Mr. Ellis clung to the chimney, shrieking,—“Save me! save me!—Help! help! Will no one save me!” His cries were unheeded by the ruffians, and the people at the surrounding windows were unable to afford him any assistance, even if they were disposed to do so.
Despite his cries and resistance, they forced him to the edge of the roof; he clinging to them the while, and shrieking in agonized terror. Forcing off his hold, they thrust him forward and got him partially over the edge, where he clung calling frantically for aid. One of the villains, to make him loose his hold, struck on his fingers with the handle of a hatchet found on the roof; not succeeding in breaking his hold by these means, with, an oath he struck with the blade, severing two of the fingers from one hand and deeply mangling the other.
With a yell of agony, Mr. Ellis let go his hold, and fell upon a pile of rubbish below, whilst a cry of triumphant malignity went up from the crowd on the roof.
A gentleman and some of his friends kindly carried the insensible man into his house. “Poor fellow!” said he, “he is killed, I believe. What a gang of wretches. These things are dreadful; that such a thing can be permitted in a Christian city is perfectly appalling.” The half-dressed family gathered around the mangled form of Mr. Ellis, and gave vent to loud expressions of sympathy. A doctor was quickly sent for, who stanched the blood that was flowing from his hands and head.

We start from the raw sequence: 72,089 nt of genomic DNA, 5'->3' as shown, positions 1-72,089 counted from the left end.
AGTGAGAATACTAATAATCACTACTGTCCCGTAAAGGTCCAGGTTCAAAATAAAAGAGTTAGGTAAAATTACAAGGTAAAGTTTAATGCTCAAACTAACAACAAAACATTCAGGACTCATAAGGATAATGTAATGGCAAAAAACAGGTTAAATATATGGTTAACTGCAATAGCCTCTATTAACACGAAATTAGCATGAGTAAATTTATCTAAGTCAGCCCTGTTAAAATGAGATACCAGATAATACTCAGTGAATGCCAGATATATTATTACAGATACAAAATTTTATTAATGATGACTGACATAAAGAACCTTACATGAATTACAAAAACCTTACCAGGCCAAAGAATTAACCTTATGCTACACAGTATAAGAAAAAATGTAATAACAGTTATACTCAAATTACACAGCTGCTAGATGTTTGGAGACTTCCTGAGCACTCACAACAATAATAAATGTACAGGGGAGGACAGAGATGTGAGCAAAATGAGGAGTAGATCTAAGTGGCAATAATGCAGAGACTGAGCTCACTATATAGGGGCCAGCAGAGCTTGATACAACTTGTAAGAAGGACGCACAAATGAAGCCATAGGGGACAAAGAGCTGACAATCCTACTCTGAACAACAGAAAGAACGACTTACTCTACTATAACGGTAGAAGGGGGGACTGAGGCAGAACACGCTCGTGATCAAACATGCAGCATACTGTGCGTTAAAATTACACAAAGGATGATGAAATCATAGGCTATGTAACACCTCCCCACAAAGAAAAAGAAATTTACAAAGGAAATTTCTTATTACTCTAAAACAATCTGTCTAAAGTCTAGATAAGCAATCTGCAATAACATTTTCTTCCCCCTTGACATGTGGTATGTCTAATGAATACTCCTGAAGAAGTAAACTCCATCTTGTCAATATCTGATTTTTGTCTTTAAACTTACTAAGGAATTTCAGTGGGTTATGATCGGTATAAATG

“I don’t think he can live,” said he, “the fall was too great. As far as I can judge, his legs and two of his ribs are broken. The best thing we can do, is to get him conveyed to the hospital; look in his pockets, perhaps we can find out who he is.”
There was nothing found, however, that afforded the least clue to his name and residence; and he was, therefore, as soon as persons could be procured to assist, borne to the hospital, where his wounds were dressed, and the broken limbs set.
Unaware of the impending danger, Mr. Garie sat watching by the bedside of his wife. She had been quite ill; but on the evening of which we write, although nervous and wakeful, was much better. The bleak winds of the fast approaching winter dealt unkindly with her delicate frame, accustomed as she was to the soft breezes of her Southern home.
Mr. Garie had been sitting up looking at the fires in the lower part of the city. Not having been out all that day or the one previous, he knew nothing of the fearful state into which matters had fallen.
“Those lights are dying away, my dear,” said he to his wife; “there must have been quite an extensive conflagration.” Taking out his watch, he continued, “almost two o’clock; why, how late I’ve been sitting up. I really don’t know whether it’s worth while to go to bed or not, I should be obliged to get up again at five o’clock; I go to New York to-morrow, or rather to-day; there are some matters connected with Uncle John’s will that require my personal attention. Dear old man, how suddenly he died.”